Gudrun explained the ABALOBI ethical sourcing of fish to me, of which Chef Kerry was the first champion, in using sustainable and traceable fish. ABALOBI is a small-scale Fishermen initiative supplying more than 100 Cape restaurants with sustainable and traceable fish.  Using the ABALOBI App, one can use a QR code to trace the journey of the fish one is eating, from ‘hook to cook’, including where the fish was caught in seven different Western Cape fishing areas, and by whom. Not only is a fair income generated for the ABALOBI fisherman, but it guarantees fish being in supply for future generations. The ABALOBI ethical fish sourcing is used at both Tryn and Bistro Sixteen82 at Steenberg. 


The Menu commences with ‘The Finery’, offering two spoiling starting treats: oysters (R29 each), and Oscietra Royal caviar at R2800. 

From the Starter list, entitled ‘The Journey begins’, I selected the scallop dish, served with pea purée, unusual cumin fritters interspersed with the scallops on the plate, a selection of steamed greens, toasted almonds, and an unusual vanilla bean velouté (R185), a tasty start to be meal. Gudrun selected a very unusual dish, the Beetroot Tataki, something I’ve only experienced for Tuna or Beef, but never for a vegetable before. It was accompanied by edamame beans, wild rocket, roasted hazelnut, balsamic syrup, and topped with Parmesan shavings (R115). Gudrun allowed me to try her Beetroot Tataki, a very healthy starter. 

Other starter options are tempura prawns, ash crusted chevin, steak tartare, and calamari, in a price range of R115 – R185.

Gudrun suggested that we have a glass of wine with our meal, and suggested the Steenberg Catharina flagship, a blend of Merlot (75%), Shiraz (20%), and Petit Verdot (5%), or the Nebbiolo. We were brought a little taster of each, and I selected the Catharina 2016, perfect for me on the rainy cold day, and Gudrun the Nebbiolo, a lighter red wine with an Italian descent.  Gudrun sent me some notes about Catharina. Each cultivar is vinified and aged separately. French oak barrels were used for malolactic fermentation, and maturation for 18 months. It was bottled in 2017. Its aromas are described as those of ‘life’s pleasures’: biltong, cigar, coffee, dark chocolate, fruit cake, and Ceylon tea. Red and black berry fruit on the nose and palate. 


Despite the cold weather, I chose to try the Ethically sourced Fish salad from ‘The Aporoach’ menu section, consisting of four salads in total. The Fish salad was served with Cob, being the fish of the day, accompanied by greens, orange and grapefruit segments, mangetout, sprouts, a ginger and kalamansi (a citrus variety), and topped with aioli (R235). It was a light and healthy yet filling main course. Other salads offered are a Black Truffle (with asparagus and quail egg), Caesar (unusual with pork belly and a poached egg), and a House Salad (with feta), all available in two sizes, at R125 – R145 for the smaller portion, and R195 – R235 for the larger one.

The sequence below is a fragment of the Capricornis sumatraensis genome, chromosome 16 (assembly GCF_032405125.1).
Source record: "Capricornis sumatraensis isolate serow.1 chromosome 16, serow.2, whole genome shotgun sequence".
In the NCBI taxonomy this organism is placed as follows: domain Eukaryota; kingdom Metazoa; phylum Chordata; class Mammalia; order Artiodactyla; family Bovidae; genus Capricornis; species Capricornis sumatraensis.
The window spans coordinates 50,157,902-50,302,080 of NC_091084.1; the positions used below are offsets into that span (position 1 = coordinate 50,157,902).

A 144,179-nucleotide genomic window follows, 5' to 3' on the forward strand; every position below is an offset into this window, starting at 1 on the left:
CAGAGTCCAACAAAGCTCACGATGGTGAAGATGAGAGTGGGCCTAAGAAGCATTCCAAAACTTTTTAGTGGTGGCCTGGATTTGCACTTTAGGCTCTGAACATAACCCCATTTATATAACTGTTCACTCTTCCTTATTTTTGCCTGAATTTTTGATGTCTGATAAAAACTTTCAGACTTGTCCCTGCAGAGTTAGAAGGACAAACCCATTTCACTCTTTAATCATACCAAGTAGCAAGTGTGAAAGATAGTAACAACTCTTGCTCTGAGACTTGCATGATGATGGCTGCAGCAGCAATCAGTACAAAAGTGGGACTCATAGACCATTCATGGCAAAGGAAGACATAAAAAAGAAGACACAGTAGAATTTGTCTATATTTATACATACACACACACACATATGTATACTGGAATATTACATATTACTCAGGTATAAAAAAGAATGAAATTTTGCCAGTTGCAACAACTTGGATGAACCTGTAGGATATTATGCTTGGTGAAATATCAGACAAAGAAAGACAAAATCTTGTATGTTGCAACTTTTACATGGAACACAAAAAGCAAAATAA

Gudrun chose her main course from a list entitled ‘Sojourn’, the pork belly being a perfect winter dish, served with an unusual courgette purée, snow peas, an unusual cabbage and apple salsa, and a further unusual pineapple and passion fruit jus (R195), this dish demonstrating the creativity of Chef Kerry in not offering vegetables and fruit in their standard form, but in unusual combinations and for unusual uses. 

Other main course options are Ethically sourced fish served warm, rack of lamb, beef fillet, a risotto of the day (made with Sauvignon Blanc, it being mushroom on our day of visiting), venison, and a vegetarian dish of Shimeji mushrooms and vegetables. The dishes range in price from R165 to R285. The venison of the day was impala.  Side dishes are offered at R52, for truffle and parmesan chips, garlic French beans, a salad, and sautéed vegetables. 


Despite two generous portions, the Amuse Bouche, and the bread course, we found some space for a dessert. Gudrun had eaten the Textures of Boerenkaas before, but wanted to eat it again, once again a good rainy day dish. At its base is onion soil, different aged slices of Boerenkaas, walnut and cumin brittle, and spekboom chutney, the latter a first for me (R148). My dessert choice was described as a warm chocolate and strawberry sphere, offered with strawberry salsa, unusual basil ice cream, strawberry coulis, chocolate dentelle ( French for lace), and popping candy, which popped when it arrived at the table (R105). Other ‘Sweet Merriment’ options are a passionfruit Namelaka (a Japanese term for a creamy texture, designed by the Valrhona school of Pastry), a saffron poached pineapple carpaccio, dulce semifreddo, and a cheese platter, ranging from R85 to R148. 


‘The Finale’ on the Menu offered various post-dessert wine options, not only from Steenberg. Gudrun had an espresso and I an Earl Grey tea instead, 


I was impressed with Chef Karry’s Creativity in how she uses ingredients in her dish, and which ones she uses. For example, Spekboom is the in thing, many restaurants planting this waterwise indigenous plant in their gardens, but I’ve never seen it used to make something with it, at best it having been used decoratively. Chef Kerry’s championing for the ABALOBI ethical fish sourcing is commendable, and I like that the menu educates the diner about choosing responsibly caught fish through flagging its fish dishes in this descriptive way. She came to visit our table regularly to check on us and to obtain feedback about our dishes, a rare treat, few chefs coming out of the kitchen to interact with their diners. . 

After a three hour lunch it was time to say our goodbyes and thank yous, after an enjoyable and educational lunch experience. 


Tryn at Steenberg, Steenberg Estate, Steenberg Road, Tokai, Cape Town. Tel (021) 713-7178. Twitter: Instagram: @kerrykilpin @steenbergfarm

Chris von Ulmenstein, WhaleTales Blog: Tel +27 082 55 11 323 Twitter:@Ulmenstein Facebook: Chris von Ulmenstein Instagram: @Chrissy_Ulmenstein